Sports science is interdisciplinary, applied research. Advances come at the intersection between disciplines, just like so much of the progress in the rest of science and technology. An advance like athlete tracking depends on advances in wireless sensor technologies, in data capture and analysis, in exercise science and in coaching strategy before it can gain widespread use.
When I attended the CHI research conference in Toronto, where the world’s researchers in human-computer interaction gather, I was telling people that sports science involves the same kinds of research they are doing in mobile health, especially work in what’s called quantified self, and in big data, which deals with the capture, analysis and presentation of huge volumes of data. These were easy conversations to have, and not because computing researchers are big into sports and science (some are), but because it is a community that is comfortable working across disciplines.
Sports science discussions aren’t always so fluid when it’s sports people talking about sports science. That’s a hurdle and it comes at a time when integrating disciplines is crucial for advancing and improving the practice of sports science in the U.S.
Derek Hansen and Art Horne, top coaches who have advanced from strength to performance instruction, have an excellent rundown on the state of sports science integration at Derek’s website. Horne’s authority on the subject comes from the collaborative innovations he has put in place at Northeastern University and from the effort he puts in each year to organize the annual Boston Sports Medicine and Performance Group Summer Seminar. Read what Hansen-Horne are saying. See how easily they get in depth and move between issues. It’s an effective, informative conversation between peers who have gained the broad, deep familiarity through the range of subjects that sports science entails.
Now read another Q&A, this one with Phil Wagner of Sparta Science interviewing Ben Alamar, author and data analyst for the NBA’s Cleveland Cavaliers, at the Sparta blog. Both Wagner and Alamar live and work in Silicon Valley and have helped to develop performance technology. Wagner pioneered the Sparta Traq force plate interface and the movement signature test/benchmark into a high-quality science-based athlete performance indicator, while Alamar was an advisor on the Krossover sports video annotation service. Given all the two have in common the two seem to talk past each other with little evidence that Alamar understands Traq or that the Cavaliers will successfully develop players using it. If they had been more engaged there would have been more details about Traq or about Cavalier goals, or at least references to college programs that use Traq and have had player development success. But that’s just my impression.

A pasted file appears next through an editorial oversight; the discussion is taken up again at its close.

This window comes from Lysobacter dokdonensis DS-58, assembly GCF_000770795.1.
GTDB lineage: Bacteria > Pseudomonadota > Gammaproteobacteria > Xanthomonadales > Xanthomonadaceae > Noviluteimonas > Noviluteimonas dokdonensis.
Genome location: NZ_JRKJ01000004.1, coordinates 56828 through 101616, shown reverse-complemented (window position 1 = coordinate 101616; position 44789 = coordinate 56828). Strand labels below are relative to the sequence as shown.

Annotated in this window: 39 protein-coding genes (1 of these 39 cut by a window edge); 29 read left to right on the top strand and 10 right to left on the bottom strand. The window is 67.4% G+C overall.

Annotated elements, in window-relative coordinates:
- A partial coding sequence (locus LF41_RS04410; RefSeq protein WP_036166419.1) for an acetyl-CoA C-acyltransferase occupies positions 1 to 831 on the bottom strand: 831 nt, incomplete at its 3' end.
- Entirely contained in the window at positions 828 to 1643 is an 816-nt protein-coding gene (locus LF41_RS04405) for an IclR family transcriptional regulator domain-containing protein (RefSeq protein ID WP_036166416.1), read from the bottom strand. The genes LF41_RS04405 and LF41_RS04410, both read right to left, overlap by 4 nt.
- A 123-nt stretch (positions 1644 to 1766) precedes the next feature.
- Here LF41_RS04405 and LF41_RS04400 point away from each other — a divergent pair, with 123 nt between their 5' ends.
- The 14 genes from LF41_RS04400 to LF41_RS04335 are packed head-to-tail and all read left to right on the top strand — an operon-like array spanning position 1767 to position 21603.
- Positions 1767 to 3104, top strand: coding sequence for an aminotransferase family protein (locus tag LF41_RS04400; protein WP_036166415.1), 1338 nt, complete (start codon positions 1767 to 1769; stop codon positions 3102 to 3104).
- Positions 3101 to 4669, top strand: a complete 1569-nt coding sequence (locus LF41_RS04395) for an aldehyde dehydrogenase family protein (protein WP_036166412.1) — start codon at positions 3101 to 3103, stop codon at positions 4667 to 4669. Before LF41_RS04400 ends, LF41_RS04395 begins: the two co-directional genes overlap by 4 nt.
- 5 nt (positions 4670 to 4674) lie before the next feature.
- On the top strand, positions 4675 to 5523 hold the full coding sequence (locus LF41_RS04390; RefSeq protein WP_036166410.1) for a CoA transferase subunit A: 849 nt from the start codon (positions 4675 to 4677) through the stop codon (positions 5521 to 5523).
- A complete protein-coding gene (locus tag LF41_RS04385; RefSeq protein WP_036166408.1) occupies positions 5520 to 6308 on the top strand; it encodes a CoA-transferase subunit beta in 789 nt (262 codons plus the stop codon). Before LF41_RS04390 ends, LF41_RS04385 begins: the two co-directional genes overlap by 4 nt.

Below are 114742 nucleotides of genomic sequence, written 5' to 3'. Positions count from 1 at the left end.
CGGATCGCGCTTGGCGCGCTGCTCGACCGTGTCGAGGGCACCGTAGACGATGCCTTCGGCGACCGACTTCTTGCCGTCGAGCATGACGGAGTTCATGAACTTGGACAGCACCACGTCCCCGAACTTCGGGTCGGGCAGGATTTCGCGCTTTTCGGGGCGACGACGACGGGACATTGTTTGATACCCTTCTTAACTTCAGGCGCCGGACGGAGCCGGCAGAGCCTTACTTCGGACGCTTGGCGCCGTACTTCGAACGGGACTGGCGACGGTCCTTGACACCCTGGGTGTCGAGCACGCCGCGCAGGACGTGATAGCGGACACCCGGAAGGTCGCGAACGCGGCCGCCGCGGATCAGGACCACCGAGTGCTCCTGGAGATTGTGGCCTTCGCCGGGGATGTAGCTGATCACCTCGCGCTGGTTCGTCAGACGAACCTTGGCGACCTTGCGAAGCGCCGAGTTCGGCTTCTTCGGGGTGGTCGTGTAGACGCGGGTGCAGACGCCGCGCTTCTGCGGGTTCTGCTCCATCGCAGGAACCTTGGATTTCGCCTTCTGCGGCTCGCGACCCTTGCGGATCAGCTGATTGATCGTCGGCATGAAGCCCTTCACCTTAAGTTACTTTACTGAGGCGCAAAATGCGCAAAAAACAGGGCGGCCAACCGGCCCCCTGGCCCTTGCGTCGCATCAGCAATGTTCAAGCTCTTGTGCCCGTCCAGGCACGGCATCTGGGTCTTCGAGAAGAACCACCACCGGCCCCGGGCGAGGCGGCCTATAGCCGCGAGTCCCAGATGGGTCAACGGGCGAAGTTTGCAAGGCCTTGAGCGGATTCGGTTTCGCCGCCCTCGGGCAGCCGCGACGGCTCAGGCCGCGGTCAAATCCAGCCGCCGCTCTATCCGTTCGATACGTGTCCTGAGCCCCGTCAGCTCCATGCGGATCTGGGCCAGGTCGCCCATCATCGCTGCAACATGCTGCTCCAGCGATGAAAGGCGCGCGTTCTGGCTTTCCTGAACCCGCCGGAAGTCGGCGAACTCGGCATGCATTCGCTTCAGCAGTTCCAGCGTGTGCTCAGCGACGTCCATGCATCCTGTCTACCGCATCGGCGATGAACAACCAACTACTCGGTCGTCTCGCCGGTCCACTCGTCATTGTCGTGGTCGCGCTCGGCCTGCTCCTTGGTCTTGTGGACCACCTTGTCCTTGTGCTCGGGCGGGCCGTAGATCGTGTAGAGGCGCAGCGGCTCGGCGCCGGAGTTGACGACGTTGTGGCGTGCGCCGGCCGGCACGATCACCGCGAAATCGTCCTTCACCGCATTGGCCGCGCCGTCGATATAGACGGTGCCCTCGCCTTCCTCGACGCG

Chris West, the strength coach for basketball at UConn, told me awhile back about the challenge he’d face when he had to prep athletes to make it through their coach’s practices, rather than focus performance gains toward big games and late-season tournaments. Based on the recent podcast between Ron McKeefery and Kansas strength coach Andrea Hudy that appears to be the case with men’s basketball coach Bill Self. Hudy’s description of the Jayhawks’ in-season training repeatedly references player restoration and I’ve heard Self describe the hands off relationship he has with Hudy (at the 2013 Midwest Sports Performance Conference in Lawrence). What is really interesting is that KU researchers Matt Andre and Andrew Frye have shown (through ongoing testing of player stress physiology during the 2013 season) that players were not at their best late in the season. If Kansas basketball takes an evidence-based approach then changes should be coming.
Compare what’s going at Kansas with what they currently do at Baylor, outlined in an Andrew Althoff article in the Training Conditioning trade journal. Sport teams, strength coaches, sports medicine, and athlete services for things like nutrition and academics operate cohesively, focused on the 360-degree needs of young student athletes. It is hard to tell though if close academic research collaboration that Kansas has with Andre-Fry exists at Baylor. Fully integrated applied sports science has an enormous number of facets. More collaboration across those facets is typically going to be better, but inevitably institutions will have physical, cultural and administrative barriers, all challenges that get in the way.
The fully integrated science-based athlete performance setup might only currently exist at the private training companies–EXOS, P3 and Sparta Science. They are as much laboratories as training facilities, something they can do by concentrating the range of sports science personnel under one roof and focusing them on the needs of individual elite athletes. Teams have hired from these places and ones that invest resources and authority are more likely to achieve the sci-tech integration that produces results. The Chicago Bulls and Portland Trail Blazers both did well with their Performance Director hires last summer (Jennifer Swanson and Chris Stackpole, respectively). The Cavaliers also hired a Performance Director before last season, Alex Moore, who came from U.S. Ski Team. Things did not go as well in Cleveland.